- The lack of tolls on major roads and bridges, a peculiarly Canadian omission compared to Europe and even the U.S.
- The use of federal and provincial subsidies to expand high-density road networks in major urban centres, favouring road expansion over public transit options and obscuring the real life-cycle costs of road transport.
- Insufficient or non-existent road taxes for emissions-intensive transport, e.g. for commercial trucks using city centres, despite strong evidence that the costs in terms of road maintenance and environmental impacts are excessive.
- Lack of any controls over inner-city access during high-traffic periods.
- Relatively low taxes on fossil fuels, which make Canada (along with the US and Mexico) one of the cheapest places to operate a motor vehicle in the developed world.
Globally, numerous major urban centres — London, Stockholm, Singapore — have introduced “congestion charges” which have successfully reduced inner-city congestion, in the case of Stockholm by as much as 20%. The Stockholm initiative has also reduced vehicle carbon emissions between 10-14 percent in the inner city and 2-3 percent in the country.
In Canada, the technology required to implement congestion charges — by tracking vehicle entry and exit from urban cores — already exists, and is in fact used on Ontario’s Highway 407.
Reducing urban traffic congestion, which can also reduce road maintenance costs (costs borne primarily by the provinces and municipalities) is an important first step, but it must be matched by improvements in alternative transport modes, such as public transit, pedestrian and cycling infrastructure.
One example of such a balanced approach: a national rail transport policy that would include both incentives for the introduction of high-speed passenger service on the Windsor-Toronto-Quebec corridor, and user-pay tolls along the same corridor in order to shift consumer choice towards rail transport.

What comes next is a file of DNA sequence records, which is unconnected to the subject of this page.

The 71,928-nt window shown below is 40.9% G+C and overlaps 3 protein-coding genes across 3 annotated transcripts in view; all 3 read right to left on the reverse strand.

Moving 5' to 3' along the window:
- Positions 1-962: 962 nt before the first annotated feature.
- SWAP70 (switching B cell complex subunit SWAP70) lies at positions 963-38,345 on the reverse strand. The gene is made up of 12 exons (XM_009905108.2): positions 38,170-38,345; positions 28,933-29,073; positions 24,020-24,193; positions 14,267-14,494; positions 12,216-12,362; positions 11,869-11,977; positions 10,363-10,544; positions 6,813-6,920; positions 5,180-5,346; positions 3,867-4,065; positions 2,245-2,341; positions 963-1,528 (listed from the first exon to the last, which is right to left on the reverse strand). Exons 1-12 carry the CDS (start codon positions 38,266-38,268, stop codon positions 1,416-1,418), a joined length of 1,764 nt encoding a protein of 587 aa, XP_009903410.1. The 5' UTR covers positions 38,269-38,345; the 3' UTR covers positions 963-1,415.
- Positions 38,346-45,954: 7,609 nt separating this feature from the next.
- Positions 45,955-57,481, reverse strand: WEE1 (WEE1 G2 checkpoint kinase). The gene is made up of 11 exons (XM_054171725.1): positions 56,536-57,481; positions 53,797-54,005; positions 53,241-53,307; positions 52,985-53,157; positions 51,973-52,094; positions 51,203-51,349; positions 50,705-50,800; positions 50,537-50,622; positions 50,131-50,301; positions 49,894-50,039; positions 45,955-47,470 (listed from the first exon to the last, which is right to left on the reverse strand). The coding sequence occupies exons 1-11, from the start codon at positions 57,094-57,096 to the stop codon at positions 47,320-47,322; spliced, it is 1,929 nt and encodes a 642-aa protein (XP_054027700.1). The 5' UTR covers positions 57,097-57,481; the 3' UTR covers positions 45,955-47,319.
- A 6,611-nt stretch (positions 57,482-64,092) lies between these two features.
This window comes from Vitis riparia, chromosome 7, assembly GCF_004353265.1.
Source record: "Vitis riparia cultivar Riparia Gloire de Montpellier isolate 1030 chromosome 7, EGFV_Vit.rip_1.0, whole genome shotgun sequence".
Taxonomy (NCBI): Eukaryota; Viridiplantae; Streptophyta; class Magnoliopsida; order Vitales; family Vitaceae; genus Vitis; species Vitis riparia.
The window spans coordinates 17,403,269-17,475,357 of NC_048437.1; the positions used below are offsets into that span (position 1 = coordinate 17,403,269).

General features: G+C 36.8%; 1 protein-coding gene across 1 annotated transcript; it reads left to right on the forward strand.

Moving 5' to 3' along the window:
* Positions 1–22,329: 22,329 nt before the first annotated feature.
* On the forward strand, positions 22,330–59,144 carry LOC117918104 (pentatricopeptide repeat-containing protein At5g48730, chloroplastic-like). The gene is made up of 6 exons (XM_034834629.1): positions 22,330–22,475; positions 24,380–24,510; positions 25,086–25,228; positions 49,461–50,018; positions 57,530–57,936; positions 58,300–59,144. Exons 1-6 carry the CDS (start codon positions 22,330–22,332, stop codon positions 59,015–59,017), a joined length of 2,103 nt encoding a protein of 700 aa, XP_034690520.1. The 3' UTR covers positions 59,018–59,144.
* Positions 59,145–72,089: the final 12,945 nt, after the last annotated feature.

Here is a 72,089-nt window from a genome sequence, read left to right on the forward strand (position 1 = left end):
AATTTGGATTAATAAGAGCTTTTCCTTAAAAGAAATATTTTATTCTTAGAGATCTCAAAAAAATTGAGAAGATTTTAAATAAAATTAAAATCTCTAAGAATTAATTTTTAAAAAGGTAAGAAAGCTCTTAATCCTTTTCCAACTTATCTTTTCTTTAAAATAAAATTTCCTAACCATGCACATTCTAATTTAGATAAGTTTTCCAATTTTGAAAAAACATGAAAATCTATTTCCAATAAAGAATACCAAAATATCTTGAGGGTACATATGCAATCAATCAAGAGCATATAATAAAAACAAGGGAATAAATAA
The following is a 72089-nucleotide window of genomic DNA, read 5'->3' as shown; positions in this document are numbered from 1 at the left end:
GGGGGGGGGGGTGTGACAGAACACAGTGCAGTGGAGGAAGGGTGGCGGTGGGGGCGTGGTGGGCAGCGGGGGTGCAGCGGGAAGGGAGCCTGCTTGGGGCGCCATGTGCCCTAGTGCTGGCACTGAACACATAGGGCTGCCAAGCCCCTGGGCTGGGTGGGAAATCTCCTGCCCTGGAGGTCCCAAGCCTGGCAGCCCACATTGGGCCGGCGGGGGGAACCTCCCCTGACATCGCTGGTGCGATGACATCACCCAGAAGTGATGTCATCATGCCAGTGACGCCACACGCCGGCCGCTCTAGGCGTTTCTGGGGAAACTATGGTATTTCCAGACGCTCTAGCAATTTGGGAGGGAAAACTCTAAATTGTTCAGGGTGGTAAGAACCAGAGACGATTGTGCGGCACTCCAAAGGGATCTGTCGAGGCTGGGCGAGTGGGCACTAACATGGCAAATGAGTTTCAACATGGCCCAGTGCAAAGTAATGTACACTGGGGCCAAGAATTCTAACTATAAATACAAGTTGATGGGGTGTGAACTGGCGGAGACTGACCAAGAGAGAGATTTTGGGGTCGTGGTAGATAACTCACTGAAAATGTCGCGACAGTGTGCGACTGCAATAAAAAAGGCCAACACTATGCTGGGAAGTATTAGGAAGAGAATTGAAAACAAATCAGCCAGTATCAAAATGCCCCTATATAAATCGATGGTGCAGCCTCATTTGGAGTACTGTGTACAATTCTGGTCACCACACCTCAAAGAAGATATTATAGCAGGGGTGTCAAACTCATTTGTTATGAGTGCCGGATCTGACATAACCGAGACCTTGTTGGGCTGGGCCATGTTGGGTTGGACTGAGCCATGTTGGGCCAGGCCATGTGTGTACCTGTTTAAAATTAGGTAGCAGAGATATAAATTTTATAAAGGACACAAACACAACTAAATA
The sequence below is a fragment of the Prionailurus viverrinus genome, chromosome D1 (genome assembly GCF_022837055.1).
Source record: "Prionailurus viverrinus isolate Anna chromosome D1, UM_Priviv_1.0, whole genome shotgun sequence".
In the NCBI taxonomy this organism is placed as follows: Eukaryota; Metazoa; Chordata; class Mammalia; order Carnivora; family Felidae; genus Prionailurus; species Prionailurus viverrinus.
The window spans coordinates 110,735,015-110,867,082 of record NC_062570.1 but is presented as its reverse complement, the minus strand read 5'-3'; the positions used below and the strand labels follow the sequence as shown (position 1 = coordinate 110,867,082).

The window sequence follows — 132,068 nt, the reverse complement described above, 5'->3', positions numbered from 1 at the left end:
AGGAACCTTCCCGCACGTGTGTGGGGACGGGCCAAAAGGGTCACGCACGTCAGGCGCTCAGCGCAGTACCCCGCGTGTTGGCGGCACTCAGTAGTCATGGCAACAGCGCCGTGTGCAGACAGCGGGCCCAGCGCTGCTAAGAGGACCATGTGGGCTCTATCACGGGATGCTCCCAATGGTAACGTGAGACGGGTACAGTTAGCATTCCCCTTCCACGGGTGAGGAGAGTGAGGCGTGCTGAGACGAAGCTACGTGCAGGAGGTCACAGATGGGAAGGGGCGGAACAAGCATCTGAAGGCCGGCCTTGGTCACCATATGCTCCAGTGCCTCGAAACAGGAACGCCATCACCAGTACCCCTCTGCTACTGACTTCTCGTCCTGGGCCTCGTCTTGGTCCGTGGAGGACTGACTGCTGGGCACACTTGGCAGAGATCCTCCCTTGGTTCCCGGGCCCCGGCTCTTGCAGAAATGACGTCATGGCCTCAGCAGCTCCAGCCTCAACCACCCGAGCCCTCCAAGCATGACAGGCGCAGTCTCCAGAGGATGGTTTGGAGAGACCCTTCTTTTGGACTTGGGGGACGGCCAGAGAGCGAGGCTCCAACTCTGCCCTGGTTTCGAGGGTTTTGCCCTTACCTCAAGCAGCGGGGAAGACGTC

It has been estimated that high-speed rail on this corridor would cost around $20 billion to build, but this could be at least partly recovered from road tolls over a 20-25 year period, and from savings in road construction and maintenance costs due to lower vehicle flows. The reductions in GHG emissions resulting from such a project would have the additional benefit of saving Canadians millions in related respiratory health costs, and billions in traffic collision costs and household vehicle operating costs.
Importantly, new transport modes must also be affordable and accessible to lower income people. This means governments must adopt “equity measures” to ensure that low-income populations benefit from large projects such as high-speed rail, ensuring there are new jobs and other economic development measures that result from public transit expansion.
With equity in mind, we can invest in sustainable transport systems that drive a green and inclusive economy.
Geoff Stiles is founder of Carbon Impact Consulting.
Photo: caribb. Used under a Creative Commons BY-NC-2.0 license.